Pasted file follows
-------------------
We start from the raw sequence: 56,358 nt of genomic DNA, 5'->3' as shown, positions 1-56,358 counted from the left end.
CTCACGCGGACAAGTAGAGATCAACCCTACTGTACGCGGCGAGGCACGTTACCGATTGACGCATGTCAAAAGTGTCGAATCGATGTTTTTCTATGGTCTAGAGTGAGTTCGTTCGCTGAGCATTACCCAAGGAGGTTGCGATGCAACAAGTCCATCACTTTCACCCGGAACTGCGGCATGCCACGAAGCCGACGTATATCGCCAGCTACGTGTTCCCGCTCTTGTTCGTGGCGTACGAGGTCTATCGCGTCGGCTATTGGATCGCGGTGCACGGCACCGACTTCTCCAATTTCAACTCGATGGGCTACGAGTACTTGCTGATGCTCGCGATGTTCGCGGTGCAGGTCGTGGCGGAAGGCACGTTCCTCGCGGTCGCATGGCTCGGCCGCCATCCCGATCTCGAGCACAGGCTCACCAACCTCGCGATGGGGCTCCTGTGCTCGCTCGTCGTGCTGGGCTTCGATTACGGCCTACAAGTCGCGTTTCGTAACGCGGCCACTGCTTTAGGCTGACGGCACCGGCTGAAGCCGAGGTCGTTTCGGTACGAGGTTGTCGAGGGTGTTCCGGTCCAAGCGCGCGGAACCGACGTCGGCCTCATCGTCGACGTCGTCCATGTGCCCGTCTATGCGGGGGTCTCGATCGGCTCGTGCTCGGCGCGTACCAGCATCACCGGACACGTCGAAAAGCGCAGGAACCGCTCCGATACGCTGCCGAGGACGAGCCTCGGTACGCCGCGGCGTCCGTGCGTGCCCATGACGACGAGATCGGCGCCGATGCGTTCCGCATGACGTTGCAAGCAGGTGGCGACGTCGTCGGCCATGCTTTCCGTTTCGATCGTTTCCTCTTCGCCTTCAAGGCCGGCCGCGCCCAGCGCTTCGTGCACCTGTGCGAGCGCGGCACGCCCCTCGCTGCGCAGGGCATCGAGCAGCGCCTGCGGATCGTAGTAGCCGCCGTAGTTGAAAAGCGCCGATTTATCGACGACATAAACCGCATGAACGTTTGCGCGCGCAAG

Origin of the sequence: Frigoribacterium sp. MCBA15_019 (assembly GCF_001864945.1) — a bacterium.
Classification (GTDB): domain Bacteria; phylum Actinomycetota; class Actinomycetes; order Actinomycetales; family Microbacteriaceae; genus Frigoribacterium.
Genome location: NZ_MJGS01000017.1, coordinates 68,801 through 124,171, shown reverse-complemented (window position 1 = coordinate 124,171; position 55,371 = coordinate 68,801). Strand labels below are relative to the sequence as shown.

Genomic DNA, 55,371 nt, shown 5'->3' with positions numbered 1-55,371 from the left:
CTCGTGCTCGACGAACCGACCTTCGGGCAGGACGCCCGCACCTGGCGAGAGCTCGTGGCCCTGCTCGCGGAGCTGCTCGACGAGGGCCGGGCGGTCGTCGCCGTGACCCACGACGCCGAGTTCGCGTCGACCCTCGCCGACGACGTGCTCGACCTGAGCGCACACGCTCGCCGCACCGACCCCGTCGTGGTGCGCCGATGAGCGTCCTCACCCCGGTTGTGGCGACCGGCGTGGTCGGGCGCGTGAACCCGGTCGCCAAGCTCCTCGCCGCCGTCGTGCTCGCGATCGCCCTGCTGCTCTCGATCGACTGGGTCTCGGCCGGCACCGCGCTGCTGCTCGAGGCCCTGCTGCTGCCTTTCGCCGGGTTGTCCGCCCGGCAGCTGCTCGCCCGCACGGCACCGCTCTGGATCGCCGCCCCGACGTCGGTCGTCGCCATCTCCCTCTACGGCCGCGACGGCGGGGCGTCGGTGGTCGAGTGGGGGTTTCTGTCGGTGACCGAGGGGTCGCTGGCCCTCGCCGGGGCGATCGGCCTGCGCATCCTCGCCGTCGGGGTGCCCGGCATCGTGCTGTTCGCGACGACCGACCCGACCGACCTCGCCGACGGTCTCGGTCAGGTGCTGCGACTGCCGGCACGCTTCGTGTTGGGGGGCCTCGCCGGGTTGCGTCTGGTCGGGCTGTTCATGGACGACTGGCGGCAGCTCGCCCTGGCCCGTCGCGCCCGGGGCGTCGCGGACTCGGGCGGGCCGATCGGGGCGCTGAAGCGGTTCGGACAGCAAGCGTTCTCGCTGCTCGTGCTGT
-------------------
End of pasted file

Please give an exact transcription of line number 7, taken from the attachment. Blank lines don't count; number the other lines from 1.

CTCGTGCTCGACGAACCGACCTTCGGGCAGGACGCCCGCACCTGGCGAGAGCTCGTGGCCCTGCTCGCGGAGCTGCTCGACGAGGGCCGGGCGGTCGTCGCCGTGACCCACGACGCCGAGTTCGCGTCGACCCTCGCCGACGACGTGCTCGACCTGAGCGCACACGCTCGCCGCACCGACCCCGTCGTGGTGCGCCGATGAGCGTCCTCACCCCGGTTGTGGCGACCGGCGTGGTCGGGCGCGTGAACCCGGTCGCCAAGCTCCTCGCCGCCGTCGTGCTCGCGATCGCCCTGCTGCTCTCGATCGACTGGGTCTCGGCCGGCACCGCGCTGCTGCTCGAGGCCCTGCTGCTGCCTTTCGCCGGGTTGTCCGCCCGGCAGCTGCTCGCCCGCACGGCACCGCTCTGGATCGCCGCCCCGACGTCGGTCGTCGCCATCTCCCTCTACGGCCGCGACGGCGGGGCGTCGGTGGTCGAGTGGGGGTTTCTGTCGGTGACCGAGGGGTCGCTGGCCCTCGCCGGGGCGATCGGCCTGCGCATCCTCGCCGTCGGGGTGCCCGGCATCGTGCTGTTCGCGACGACCGACCCGACCGACCTCGCCGACGGTCTCGGTCAGGTGCTGCGACTGCCGGCACGCTTCGTGTTGGGGGGCCTCGCCGGGTTGCGTCTGGTCGGGCTGTTCATGGACGACTGGCGGCAGCTCGCCCTGGCCCGTCGCGCCCGGGGCGTCGCGGACTCGGGCGGGCCGATCGGGGCGCTGAAGCGGTTCGGACAGCAAGCGTTCTCGCTGCTCGTGCTGT